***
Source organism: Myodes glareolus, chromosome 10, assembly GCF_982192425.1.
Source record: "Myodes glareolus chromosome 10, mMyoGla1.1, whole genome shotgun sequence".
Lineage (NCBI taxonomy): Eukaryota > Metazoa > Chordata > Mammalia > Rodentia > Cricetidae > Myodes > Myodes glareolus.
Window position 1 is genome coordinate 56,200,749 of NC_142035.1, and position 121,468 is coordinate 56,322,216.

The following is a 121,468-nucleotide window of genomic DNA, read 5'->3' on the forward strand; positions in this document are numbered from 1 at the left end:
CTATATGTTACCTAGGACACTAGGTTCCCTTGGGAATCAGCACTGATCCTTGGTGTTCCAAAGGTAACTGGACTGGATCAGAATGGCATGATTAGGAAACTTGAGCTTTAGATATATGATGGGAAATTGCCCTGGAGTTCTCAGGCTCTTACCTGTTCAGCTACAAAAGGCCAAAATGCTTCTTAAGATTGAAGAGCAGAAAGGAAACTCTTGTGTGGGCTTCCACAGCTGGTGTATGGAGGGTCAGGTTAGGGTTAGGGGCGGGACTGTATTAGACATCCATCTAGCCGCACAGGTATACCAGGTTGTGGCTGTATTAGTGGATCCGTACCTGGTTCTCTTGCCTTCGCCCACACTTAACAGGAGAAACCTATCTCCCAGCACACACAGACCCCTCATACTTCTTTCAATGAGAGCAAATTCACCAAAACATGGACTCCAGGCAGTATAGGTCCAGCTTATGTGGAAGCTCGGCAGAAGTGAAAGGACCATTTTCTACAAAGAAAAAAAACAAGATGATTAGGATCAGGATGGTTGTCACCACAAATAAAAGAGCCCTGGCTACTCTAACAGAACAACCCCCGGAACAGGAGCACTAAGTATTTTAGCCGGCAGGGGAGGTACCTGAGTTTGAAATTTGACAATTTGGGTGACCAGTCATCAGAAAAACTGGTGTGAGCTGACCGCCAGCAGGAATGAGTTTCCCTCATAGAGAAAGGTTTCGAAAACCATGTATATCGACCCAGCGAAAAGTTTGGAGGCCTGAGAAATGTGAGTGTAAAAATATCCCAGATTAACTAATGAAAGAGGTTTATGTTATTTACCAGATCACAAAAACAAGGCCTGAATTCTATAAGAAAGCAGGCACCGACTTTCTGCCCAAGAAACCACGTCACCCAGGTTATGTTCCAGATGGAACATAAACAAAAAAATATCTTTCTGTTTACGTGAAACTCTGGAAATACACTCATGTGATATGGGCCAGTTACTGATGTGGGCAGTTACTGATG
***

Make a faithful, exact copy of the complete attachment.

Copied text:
Source organism: Myodes glareolus, chromosome 10, assembly GCF_982192425.1.
Source record: "Myodes glareolus chromosome 10, mMyoGla1.1, whole genome shotgun sequence".
Lineage (NCBI taxonomy): Eukaryota > Metazoa > Chordata > Mammalia > Rodentia > Cricetidae > Myodes > Myodes glareolus.
Window position 1 is genome coordinate 56,200,749 of NC_142035.1, and position 121,468 is coordinate 56,322,216.

The following is a 121,468-nucleotide window of genomic DNA, read 5'->3' on the forward strand; positions in this document are numbered from 1 at the left end:
CTATATGTTACCTAGGACACTAGGTTCCCTTGGGAATCAGCACTGATCCTTGGTGTTCCAAAGGTAACTGGACTGGATCAGAATGGCATGATTAGGAAACTTGAGCTTTAGATATATGATGGGAAATTGCCCTGGAGTTCTCAGGCTCTTACCTGTTCAGCTACAAAAGGCCAAAATGCTTCTTAAGATTGAAGAGCAGAAAGGAAACTCTTGTGTGGGCTTCCACAGCTGGTGTATGGAGGGTCAGGTTAGGGTTAGGGGCGGGACTGTATTAGACATCCATCTAGCCGCACAGGTATACCAGGTTGTGGCTGTATTAGTGGATCCGTACCTGGTTCTCTTGCCTTCGCCCACACTTAACAGGAGAAACCTATCTCCCAGCACACACAGACCCCTCATACTTCTTTCAATGAGAGCAAATTCACCAAAACATGGACTCCAGGCAGTATAGGTCCAGCTTATGTGGAAGCTCGGCAGAAGTGAAAGGACCATTTTCTACAAAGAAAAAAAACAAGATGATTAGGATCAGGATGGTTGTCACCACAAATAAAAGAGCCCTGGCTACTCTAACAGAACAACCCCCGGAACAGGAGCACTAAGTATTTTAGCCGGCAGGGGAGGTACCTGAGTTTGAAATTTGACAATTTGGGTGACCAGTCATCAGAAAAACTGGTGTGAGCTGACCGCCAGCAGGAATGAGTTTCCCTCATAGAGAAAGGTTTCGAAAACCATGTATATCGACCCAGCGAAAAGTTTGGAGGCCTGAGAAATGTGAGTGTAAAAATATCCCAGATTAACTAATGAAAGAGGTTTATGTTATTTACCAGATCACAAAAACAAGGCCTGAATTCTATAAGAAAGCAGGCACCGACTTTCTGCCCAAGAAACCACGTCACCCAGGTTATGTTCCAGATGGAACATAAACAAAAAAATATCTTTCTGTTTACGTGAAACTCTGGAAATACACTCATGTGATATGGGCCAGTTACTGATGTGGGCAGTTACTGATG